Another armed robbery - almost a daily occurance~read " crime" comments Schools & Kids, posted by Mayfield Child, a resident of the Green Acres neighborhood, on May 15, 2007 at 4:38 am
There is a post up in the crime thread (a reply) regarding crime and the relationship to our schools here in Palo Alto....It was suggested that there be a mandatory class for information on "Crimes and the Law" for our children and I think this is a great idea. It will expand their knowledge of our juvenile and adult court system and also alert them to the conquences of behavior...This is something that our society needs to be more aware of as the pace picks up speed in our changing society. They have an old saying that "ignorance is no excuse" and I feel that giving the knowledge to the younger children can never come too late....I would like to see this course implemented around the 8th or 9th grade...Then another upgraded class on "Youth, Crimes and the Law" about the time right before the High School graduation commences..Why wait until the unknown strikes by mistake and a lawyer has to be called in? Someone elce besides myself needs to pass this along and get the ball rolling as I do not attend the PTA meetings...Please consider this item for an agenda change in our schools......We need well rounded out students that are aware of social implications, of their rights as young people, of the their role in society and the law of the land...............thanks for considering my idea proposal, now please help pass it along and possibly it may become a reality for our children.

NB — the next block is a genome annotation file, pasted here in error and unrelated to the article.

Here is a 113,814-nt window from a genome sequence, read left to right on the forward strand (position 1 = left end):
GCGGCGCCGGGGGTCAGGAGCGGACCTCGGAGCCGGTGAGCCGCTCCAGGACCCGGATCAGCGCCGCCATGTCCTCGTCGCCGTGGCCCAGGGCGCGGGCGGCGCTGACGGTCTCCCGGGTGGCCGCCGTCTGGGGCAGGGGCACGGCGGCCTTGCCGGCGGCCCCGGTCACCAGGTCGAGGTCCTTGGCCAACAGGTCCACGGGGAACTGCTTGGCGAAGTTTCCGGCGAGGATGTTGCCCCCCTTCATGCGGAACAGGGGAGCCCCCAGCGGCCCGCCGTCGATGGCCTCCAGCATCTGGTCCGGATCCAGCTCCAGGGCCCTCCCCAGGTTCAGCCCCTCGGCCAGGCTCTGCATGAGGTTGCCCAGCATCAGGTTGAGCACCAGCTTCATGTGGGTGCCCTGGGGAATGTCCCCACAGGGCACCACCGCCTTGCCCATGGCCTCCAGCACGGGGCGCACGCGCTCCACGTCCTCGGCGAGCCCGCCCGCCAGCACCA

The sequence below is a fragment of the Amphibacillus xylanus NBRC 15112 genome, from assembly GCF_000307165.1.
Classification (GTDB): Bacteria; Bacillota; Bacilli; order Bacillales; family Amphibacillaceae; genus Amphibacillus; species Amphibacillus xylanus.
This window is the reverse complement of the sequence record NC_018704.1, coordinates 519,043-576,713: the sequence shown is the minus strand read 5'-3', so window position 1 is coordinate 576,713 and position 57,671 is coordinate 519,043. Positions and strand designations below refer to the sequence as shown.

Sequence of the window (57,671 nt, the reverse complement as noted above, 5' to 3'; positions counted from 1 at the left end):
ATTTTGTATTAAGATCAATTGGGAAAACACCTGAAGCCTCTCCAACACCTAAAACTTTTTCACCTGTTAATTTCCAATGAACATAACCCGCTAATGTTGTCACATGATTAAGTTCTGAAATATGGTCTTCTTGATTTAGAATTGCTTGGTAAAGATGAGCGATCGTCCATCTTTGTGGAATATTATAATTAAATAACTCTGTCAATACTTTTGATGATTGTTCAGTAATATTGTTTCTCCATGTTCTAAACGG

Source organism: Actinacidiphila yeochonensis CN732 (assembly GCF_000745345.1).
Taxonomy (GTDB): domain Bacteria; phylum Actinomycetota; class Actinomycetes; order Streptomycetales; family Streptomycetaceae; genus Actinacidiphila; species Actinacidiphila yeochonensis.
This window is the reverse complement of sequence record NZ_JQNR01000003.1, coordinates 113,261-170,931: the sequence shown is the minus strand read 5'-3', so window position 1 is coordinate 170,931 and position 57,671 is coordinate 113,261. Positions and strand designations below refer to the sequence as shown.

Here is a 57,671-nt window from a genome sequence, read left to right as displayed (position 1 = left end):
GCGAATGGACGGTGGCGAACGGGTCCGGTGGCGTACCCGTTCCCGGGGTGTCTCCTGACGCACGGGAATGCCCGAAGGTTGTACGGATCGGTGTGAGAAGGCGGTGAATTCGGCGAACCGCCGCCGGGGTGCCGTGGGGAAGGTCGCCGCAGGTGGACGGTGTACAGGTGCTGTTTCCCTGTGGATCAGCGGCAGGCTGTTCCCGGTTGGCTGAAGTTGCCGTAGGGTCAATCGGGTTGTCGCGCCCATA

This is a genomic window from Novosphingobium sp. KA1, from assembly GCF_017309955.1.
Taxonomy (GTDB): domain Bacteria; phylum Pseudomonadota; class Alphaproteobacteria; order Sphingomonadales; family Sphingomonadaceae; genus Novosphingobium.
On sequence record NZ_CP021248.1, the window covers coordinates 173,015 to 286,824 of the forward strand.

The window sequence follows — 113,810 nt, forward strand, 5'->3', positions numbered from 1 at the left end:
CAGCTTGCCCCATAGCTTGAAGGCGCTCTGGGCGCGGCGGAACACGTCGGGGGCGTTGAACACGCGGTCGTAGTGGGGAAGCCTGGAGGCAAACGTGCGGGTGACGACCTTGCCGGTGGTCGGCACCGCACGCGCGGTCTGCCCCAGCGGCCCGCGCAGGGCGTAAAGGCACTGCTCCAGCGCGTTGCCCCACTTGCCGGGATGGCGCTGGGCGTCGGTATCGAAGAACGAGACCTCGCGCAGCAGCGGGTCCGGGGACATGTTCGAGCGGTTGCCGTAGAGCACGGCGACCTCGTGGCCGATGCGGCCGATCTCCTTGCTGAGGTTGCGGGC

Posted by hmmmmm, a resident of the Midtown neighborhood, on May 15, 2007 at 7:57 am
Interesting idea, but what do you give up to have this class in an already over-scheduled middle-school day? Maybe this information could be condensed into a couple of assemblies and given out as take-home material for the PARENTS!
The CA Bar Association has a great booklet called "Kids and the Law" and then an older version "When You Become 18 - A Survival Guide for Teenagers" and one for "maturing" Californians, too. They cover exactly what you're talking about in a great, readable format. I think they're provided for free - if your principal agrees, you can order a few hundred of them. PTAs used to pass them out for interested families.
Posted by Parent, a resident of Another Palo Alto neighborhood, on May 15, 2007 at 8:49 am
It is family attitudes that make the big difference. I know of one incident where a student "lost" an ipod at school and rather than talk to the school, the father contacted the police and got them involved without any thought of what the affect would be. The students that "found" the ipod who were completely innocent of anything underhand (just careless with what they had discovered) were threatened with charges and the possibility of a court case.
If one family treats the police as the first course of action then this will undoubtedly make any of the peers in this situation very scared of knowing what is the right thing to do.
A class can just confuse students. However, in their senior year, they are given an assembly on turning 18 and becoming an adult in the sight of the law and the difference that this makes to their lives, although most of them probably only hear the bit about having sex with someone under 18.